A dense shrub growing to 1.5 metres tall and 1 metre wide.
It is reportedly the result of a hybrid cross between Leptospermum rotundifolium and another registered Leptospermum cultivar.
Leptospermum spp. have simple and alternate leaves. In thsi cultivar, small leaves are narrow to elliptic, to 8 mm long by 4 mm wide, hairless and light green in colour.
Leptospermum typically produce solitary flowers, or in small groups of 2s and 3s or more, within the leaf axils. Flowers have 5 petals and sepals and have a symmetrical rotate shape. Stamens are produced in groups of 5 which surround 1 carpel (female part). The prominent feature in Leptospermum is the hypanthium, a cup or vase-shaped receptacle that supports the flower.
In this cultivar, the flowers are produced solitarily, to 20 mm in diameter, vibrant purple in colour, occurring from August to October. It can flower very heavily.
In the garden, this small shrub grows best in full sun and the author’s plant is thriving in heavy moist soil that only receives sun from mid-day onwards and no pests have been noticed.
In the author’s garden (north-west Sydney), this plant has produced another flush of flowers in February 2022 after a particular wet 2021 Spring/Summer in Sydney.
An attractive plant in flower and well worth growing for it showy ‘purple’ flowers and is ideally suited to small gardens growing in a wide range of soils and climates.
Light pruning will keep it compact and increase the flower display.
Must be propagated from cuttings to maintain form and characteristics.
Most Leptospermum species are endemic to Australia where most are found in southern areas of the country and many make desirable garden plants. However, please note the following changes:
In 2023, the genus Leptospermum of about 90-100 species, was reclassified and reduced to about 34 species, occurring in south-east Asia, New Guinea, Australia and New Zealand. Australia now has at least 31 species, occurring mostly in the eastern states. NSW currently has 31 species. The remaining approximately 60 species, that were previously Leptospermum, are now classified in four new genera: Aggreflorum, Gaudium, Leptospermopsis and Apectospermum. Species in these new genera are titled as such on this website with the synonymous Leptospermum name also indicated, for clarity.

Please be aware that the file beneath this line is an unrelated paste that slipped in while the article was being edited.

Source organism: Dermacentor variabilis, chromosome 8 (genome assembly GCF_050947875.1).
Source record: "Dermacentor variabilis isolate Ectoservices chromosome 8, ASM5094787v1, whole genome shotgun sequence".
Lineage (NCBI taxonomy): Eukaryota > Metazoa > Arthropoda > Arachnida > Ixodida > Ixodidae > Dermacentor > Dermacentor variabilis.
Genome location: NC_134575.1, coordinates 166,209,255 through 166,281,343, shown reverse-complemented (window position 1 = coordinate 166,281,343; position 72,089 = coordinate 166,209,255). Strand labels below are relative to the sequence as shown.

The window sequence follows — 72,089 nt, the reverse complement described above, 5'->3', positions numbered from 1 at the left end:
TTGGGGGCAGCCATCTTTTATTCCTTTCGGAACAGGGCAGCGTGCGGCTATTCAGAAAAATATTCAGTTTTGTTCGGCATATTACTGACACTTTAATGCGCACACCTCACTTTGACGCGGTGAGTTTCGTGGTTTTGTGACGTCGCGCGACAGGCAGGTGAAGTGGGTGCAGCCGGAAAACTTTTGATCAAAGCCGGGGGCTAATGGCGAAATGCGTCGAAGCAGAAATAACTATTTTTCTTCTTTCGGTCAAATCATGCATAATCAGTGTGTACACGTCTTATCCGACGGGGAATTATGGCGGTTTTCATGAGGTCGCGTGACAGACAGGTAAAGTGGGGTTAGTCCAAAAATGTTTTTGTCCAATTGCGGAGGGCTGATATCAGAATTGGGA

The many cultivars in existence are still titled under Leptospermum.
The nectar from the flowers of one species (L. scoparium) is harvested by bees, yielding honey, which is marketed as Manuka honey.
Many Leptospermum species have an ability to regenerate vegetatively after fire with suckering basal growth and branch-shoots. They will also regenerate by seed.
The general common name, Teatree, derives from the practice of early Australian settlers who soaked the leaves of several species in boiling water to make a herbal tea.
Leptospermum – derived from the Greek words leptos (λεπτός) meaning “thin”, “fine” or “slender” and sperma (σπέρμα) meaning “seed”, referring to the thin brown seeds of the genus.
‘Purple Haze’ – a name provided by Bywong Nursery and is named for the purple flowers.
This plant is reqistered with the Australian Cultivar Registration Authority (ACRA No.1595) The Applicant: Peter Ollerenshaw of Bywong Nursery, on behalf of the ANPSA. Refer to the ACRA web site for L. ‘Purple Haze’ https://acra.biodiversity.services/info/rdetail/2141
Australian National Botanic Gardens – Leptospermum profile page https://www.anbg.gov.au/leptospermum/
Bywong Nursery – Leptospermum ‘Purple Haze’ product description page https://bywongnursery.com.au/products/leptospermum-purple-haze/